Cyber risks are gaining greater significance on boardroom agendas. However, computer crime is not new. In 1978, a computer consultant stole over $10m from Security Pacific Bank by electronic transfer – the world's first major computer crime. The Lloyd's market responded to this new risk by issuing the first "Electronics and Computer Crime" insurance policy ("ECC") in 1982 - arguably the oldest "cyber" product in the market.
ECCs typically provide coverage for financial losses caused by computer system frauds, payment or transfers resulting from fraudulent computer instructions, loss of data and electronic media, computer viruses, and forged communications.
The electronic risks faced by financial institutions in the 1980s are far removed from those faced today. The use of computers, smart phones, and other electronic devices has changed dramatically over the past few decades and continues to do so.
ECC wordings may not be suitable for all of the electronic risks faced by today's financial institutions. For example, what devices are considered to be computers? Are smart phones or tablets included? What about BYOD? What activity constitutes a crime? Would the activities of rogue employees be covered? Insurers should also keep proposal forms relevant and seek details of the Insured's current IT standards, certifications, audits and practices.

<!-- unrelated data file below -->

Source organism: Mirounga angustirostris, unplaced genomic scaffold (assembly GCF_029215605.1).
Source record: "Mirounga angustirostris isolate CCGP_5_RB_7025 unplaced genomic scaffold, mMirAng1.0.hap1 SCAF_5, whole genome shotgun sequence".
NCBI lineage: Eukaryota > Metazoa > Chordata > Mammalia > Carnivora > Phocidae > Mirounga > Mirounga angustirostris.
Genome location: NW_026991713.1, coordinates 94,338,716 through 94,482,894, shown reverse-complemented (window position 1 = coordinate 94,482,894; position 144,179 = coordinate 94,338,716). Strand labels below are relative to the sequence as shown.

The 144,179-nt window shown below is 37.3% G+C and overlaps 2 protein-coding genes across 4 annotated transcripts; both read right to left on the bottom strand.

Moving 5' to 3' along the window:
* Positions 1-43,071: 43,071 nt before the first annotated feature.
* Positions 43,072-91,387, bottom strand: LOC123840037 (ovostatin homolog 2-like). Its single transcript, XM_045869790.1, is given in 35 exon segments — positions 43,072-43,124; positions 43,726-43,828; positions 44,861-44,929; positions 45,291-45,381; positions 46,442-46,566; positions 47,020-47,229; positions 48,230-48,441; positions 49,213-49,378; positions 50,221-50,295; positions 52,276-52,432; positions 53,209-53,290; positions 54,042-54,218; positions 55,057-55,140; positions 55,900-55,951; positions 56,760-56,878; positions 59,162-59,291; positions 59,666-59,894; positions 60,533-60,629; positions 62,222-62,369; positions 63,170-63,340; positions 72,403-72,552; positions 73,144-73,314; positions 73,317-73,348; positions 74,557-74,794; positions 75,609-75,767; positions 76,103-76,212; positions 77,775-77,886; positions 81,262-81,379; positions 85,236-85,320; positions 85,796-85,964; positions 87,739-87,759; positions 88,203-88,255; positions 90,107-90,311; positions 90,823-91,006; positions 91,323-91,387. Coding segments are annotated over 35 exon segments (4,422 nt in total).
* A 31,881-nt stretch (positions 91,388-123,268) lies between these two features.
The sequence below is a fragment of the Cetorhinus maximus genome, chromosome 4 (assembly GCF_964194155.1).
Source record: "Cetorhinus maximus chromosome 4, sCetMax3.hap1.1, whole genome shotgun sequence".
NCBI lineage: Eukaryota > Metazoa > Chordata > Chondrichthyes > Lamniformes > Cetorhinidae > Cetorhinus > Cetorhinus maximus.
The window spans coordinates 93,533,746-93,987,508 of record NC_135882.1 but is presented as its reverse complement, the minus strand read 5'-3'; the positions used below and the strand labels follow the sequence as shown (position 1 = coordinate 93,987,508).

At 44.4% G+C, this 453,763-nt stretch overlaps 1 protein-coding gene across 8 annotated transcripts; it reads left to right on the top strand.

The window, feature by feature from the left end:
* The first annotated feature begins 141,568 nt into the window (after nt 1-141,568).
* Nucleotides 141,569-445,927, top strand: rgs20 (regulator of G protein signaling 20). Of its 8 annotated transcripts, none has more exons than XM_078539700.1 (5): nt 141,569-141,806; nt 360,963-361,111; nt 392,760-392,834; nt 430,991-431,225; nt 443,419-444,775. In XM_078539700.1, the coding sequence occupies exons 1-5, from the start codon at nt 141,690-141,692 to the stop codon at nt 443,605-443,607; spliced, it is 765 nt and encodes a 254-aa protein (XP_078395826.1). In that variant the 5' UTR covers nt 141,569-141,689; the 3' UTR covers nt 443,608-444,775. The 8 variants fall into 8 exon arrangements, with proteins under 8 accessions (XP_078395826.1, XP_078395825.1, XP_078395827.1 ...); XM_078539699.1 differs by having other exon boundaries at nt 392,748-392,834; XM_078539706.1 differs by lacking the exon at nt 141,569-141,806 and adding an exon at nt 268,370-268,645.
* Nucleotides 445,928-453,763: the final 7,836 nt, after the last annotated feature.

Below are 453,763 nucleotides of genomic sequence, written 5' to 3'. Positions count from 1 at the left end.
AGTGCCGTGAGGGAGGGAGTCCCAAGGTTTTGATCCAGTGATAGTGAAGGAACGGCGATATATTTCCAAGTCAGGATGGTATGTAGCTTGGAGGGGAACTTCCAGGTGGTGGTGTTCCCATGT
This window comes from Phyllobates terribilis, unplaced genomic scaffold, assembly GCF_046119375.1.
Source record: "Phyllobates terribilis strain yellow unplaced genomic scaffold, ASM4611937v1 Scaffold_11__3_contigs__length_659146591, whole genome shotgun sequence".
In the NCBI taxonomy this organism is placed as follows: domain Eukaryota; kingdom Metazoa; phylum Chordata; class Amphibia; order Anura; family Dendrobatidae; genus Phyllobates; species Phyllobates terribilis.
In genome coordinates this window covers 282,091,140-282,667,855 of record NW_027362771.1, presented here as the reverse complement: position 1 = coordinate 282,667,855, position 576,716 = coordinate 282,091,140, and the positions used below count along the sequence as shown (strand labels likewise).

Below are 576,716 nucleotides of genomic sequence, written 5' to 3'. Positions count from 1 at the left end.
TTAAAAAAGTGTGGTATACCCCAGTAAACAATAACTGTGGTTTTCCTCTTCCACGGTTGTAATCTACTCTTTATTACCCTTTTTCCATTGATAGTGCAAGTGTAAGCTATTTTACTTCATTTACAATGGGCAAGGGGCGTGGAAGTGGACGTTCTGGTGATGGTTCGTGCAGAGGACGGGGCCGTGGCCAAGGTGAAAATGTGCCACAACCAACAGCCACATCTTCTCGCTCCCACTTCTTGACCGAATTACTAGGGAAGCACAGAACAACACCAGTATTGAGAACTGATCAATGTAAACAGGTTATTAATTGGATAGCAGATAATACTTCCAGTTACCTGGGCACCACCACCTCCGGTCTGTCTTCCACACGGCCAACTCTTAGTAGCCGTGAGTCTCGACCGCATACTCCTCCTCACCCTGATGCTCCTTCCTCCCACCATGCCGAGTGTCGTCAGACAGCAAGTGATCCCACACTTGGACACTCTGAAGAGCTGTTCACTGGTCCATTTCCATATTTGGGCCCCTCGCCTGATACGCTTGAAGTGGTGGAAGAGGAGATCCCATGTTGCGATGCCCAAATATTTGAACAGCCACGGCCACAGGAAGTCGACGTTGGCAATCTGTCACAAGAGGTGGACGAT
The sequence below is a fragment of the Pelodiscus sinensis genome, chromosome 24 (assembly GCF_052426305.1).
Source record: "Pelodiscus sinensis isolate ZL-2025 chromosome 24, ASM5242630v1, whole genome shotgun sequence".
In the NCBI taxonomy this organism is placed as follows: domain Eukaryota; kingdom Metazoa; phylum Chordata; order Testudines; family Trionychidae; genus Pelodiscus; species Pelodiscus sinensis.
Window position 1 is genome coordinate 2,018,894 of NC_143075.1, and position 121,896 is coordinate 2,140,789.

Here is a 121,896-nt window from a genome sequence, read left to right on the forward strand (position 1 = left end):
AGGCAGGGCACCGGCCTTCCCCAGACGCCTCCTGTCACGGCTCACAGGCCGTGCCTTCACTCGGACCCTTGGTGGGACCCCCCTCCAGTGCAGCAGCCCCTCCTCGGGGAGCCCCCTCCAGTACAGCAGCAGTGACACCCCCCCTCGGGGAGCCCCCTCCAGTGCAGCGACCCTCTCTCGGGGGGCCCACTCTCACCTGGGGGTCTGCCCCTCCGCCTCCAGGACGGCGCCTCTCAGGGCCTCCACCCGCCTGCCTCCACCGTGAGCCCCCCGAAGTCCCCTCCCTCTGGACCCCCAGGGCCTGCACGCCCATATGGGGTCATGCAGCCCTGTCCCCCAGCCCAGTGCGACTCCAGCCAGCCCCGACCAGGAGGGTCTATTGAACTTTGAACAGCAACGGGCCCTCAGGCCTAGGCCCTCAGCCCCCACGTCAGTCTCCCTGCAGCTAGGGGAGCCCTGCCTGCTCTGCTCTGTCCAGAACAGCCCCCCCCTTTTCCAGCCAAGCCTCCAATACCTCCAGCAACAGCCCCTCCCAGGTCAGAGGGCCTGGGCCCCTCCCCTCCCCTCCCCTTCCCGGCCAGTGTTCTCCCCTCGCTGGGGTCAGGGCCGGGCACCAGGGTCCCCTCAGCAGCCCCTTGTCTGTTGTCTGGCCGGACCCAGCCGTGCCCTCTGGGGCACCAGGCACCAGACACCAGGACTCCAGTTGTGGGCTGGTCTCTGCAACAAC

Latin America offers huge opportunities for cyber insurers, though take-up remains slow, due in part to a limited awareness of cyber risks. However, computer crime remains high on the boardroom agenda of most financial institutions. Care should be taken to ensure that the policy wording is appropriate to the ever-changing technology relied on by those institutions, and the increasing sophistication of those who wish to do them harm.